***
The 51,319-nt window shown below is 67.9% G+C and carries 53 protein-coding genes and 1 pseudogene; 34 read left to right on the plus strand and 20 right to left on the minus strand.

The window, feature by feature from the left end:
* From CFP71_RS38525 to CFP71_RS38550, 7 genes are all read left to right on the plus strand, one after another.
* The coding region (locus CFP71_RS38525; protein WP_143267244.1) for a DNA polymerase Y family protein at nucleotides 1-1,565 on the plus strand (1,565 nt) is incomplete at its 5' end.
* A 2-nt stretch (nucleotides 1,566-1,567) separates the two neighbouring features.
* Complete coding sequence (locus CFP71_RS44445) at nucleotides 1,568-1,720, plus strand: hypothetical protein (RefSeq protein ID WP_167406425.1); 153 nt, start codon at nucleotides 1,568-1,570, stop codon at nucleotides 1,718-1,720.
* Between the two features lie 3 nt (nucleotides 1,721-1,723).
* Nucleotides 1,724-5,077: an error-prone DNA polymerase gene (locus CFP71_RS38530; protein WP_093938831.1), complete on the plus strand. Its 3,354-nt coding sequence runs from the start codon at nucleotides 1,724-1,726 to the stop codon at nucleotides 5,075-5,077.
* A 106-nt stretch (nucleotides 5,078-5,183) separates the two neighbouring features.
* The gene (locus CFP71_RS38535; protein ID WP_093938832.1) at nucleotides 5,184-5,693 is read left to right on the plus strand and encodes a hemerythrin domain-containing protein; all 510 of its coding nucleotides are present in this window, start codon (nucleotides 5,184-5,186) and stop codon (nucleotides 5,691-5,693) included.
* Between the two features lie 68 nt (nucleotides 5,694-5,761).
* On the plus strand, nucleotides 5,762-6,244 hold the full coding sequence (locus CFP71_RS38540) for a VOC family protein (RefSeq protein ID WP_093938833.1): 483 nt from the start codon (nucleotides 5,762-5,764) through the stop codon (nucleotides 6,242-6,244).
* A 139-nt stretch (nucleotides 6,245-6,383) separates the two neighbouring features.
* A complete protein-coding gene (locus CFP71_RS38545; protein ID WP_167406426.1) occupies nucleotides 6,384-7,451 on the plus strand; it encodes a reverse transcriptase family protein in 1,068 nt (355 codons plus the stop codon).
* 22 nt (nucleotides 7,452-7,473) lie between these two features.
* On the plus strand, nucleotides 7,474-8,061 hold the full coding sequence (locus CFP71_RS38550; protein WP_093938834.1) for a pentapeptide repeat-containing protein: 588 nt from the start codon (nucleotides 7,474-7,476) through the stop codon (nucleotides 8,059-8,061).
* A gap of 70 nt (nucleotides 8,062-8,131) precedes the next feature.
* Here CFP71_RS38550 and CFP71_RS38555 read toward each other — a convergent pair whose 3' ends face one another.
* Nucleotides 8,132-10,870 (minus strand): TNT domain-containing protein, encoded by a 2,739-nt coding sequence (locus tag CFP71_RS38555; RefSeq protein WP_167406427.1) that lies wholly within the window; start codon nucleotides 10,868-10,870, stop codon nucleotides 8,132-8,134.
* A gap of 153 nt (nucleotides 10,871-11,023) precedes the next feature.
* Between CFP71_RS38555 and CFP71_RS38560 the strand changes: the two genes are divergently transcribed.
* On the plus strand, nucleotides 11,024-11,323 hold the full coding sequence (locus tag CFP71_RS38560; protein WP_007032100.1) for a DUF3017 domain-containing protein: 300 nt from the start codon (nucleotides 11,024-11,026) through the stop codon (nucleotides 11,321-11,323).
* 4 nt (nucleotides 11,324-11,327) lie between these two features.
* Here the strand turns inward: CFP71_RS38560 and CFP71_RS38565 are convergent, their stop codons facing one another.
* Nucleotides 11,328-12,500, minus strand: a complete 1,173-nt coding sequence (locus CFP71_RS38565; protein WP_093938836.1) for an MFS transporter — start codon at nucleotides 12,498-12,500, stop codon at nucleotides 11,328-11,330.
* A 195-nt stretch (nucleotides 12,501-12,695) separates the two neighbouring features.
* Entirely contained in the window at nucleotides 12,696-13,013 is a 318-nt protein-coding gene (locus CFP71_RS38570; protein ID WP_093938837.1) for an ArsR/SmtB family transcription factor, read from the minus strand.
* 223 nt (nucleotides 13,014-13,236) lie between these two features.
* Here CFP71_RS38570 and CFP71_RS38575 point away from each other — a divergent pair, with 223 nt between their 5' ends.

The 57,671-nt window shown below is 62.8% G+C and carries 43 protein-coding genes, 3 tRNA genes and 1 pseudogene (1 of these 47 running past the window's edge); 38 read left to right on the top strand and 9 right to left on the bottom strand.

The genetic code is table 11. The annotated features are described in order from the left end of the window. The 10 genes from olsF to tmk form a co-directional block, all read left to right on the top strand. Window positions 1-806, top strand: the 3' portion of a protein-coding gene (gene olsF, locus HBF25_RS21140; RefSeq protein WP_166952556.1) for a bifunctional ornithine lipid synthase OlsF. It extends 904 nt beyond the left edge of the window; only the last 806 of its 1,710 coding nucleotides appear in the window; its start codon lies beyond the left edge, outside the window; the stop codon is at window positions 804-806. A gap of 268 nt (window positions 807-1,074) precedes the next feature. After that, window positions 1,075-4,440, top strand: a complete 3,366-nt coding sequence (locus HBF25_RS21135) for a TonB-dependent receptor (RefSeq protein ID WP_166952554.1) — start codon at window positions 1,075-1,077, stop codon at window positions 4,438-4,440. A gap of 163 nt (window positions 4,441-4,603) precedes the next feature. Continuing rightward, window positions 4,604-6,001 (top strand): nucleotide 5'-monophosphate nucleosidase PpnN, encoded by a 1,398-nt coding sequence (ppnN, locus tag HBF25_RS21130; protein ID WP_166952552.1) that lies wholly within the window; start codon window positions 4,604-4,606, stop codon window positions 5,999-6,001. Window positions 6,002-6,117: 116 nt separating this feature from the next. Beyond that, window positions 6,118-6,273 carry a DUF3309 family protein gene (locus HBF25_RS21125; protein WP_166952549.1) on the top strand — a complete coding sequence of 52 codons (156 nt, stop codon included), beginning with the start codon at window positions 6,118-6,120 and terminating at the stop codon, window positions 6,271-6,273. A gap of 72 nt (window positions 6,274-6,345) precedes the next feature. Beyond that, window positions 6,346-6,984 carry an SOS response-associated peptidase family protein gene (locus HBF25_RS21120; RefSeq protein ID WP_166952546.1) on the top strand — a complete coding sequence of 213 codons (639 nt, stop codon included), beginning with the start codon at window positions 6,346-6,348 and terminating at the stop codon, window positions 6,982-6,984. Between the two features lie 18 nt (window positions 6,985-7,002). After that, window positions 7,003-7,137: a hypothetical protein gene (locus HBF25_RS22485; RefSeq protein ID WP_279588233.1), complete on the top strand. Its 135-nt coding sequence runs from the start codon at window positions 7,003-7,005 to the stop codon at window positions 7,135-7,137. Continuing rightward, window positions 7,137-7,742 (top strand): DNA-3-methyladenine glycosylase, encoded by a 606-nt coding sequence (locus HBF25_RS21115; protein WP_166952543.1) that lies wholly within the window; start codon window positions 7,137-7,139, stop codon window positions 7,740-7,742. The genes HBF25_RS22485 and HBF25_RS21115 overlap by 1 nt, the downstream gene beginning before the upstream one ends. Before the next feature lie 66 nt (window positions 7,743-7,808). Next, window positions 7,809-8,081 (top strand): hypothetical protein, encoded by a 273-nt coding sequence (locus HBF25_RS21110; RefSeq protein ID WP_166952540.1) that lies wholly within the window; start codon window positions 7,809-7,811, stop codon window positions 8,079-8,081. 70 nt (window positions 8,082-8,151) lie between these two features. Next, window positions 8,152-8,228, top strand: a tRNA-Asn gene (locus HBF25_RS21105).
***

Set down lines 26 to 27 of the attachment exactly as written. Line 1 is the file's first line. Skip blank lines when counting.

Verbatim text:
* A 195-nt stretch (nucleotides 12,501-12,695) separates the two neighbouring features.
* Entirely contained in the window at nucleotides 12,696-13,013 is a 318-nt protein-coding gene (locus CFP71_RS38570; protein ID WP_093938837.1) for an ArsR/SmtB family transcription factor, read from the minus strand.